Neighbours, Allies and Giants: Three Themes in Australian Strategic Thinking

Ayson, Robert (2008) Neighbours, Allies and Giants: Three Themes in Australian Strategic Thinking. Elcano Newsletter (47). 6 p.. ISSN 1698-5184

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Abstract

Australian strategic thinking is a challenging balancing act between three priorities: local developments in Australia’s immediate neighbourhood, alliance commitments at the global level and coping with the rise of the Asian giants. Australian strategic thinkers are simultaneously preoccupied by developments in three main arenas. First, concerns about instability in the South Pacific and East Timor have given rise to the commitment of Australian forces in the immediate region. Secondly, the short-term costs to Canberra of sustaining the valuable alliance with the US have increased as Washington has expected Australian commitments to coalition operations in Iraq and Afghanistan. Third, with the rise of China and India, the continuation of America’s strong but less preponderant regional role, and Japan’s relative position at a turning point, Asia is becoming a region of giants where the strategic balance is changing significantly. This paper argues that the effectiveness of Australian strategic policy depends on the choices Canberra makes about the allocation of precious attention and resources across and between these arenas which often generate competing pressures on Australia’s force structure. The newly elected government of Prime Minister Kevin Rudd faces some interesting choices. As Australian force levels are reduced in Iraq and retained in Afghanistan, to what extent will capabilities chosen for these sorts of commitments be favoured? Will Mr Rudd’s government place increasing emphasis on Australia’s capacity to mount and lead stabilisation operations in its immediate neighbourhood. Or will the bulk of Australia’s capital expenditure on defence be directed to the long-term acquisition of advanced maritime capabilities in light of Asia’s evolving strategic balance? Given the importance and timeframe of the giants’ rise, the last of these might turn out to be the dominant factor.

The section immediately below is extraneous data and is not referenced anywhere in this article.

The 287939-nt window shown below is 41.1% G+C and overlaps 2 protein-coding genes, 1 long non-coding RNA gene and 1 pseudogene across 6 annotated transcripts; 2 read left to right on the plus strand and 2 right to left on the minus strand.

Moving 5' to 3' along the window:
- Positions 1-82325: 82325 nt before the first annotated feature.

Item Type: Article
Additional Information: Estudio sólo disponible en inglés
Uncontrolled Keywords: Seguridad y Defensa
Subjects: INTERNATIONAL COOPERATION > INTERNATIONAL RELATIONS > FOREIGN POLICY.
INTERNATIONAL COOPERATION > INTERNATIONAL RELATIONS > INTERNATIONAL POLITICS.
INTERNATIONAL COOPERATION > INTERNATIONAL RELATIONS > INTERNATIONAL RELATIONS.
INTERNATIONAL COOPERATION > COUNTRIES AND REGIONS > AUSTRALIA
ECONOMIC POLICY; SOCIAL POLICY; PLANNING > ECONOMIC POLICY; PLANNING > STRATEGIC PLANNING
Divisions: Real Instituto Elcano, RIE
Depositing User: Jorge Horcas Pulido
Date Deposited: 03 Mar 2012 00:05
Last Modified: 03 Mar 2012 00:05
URI: http://biblioteca.ribei.org/id/eprint/1473

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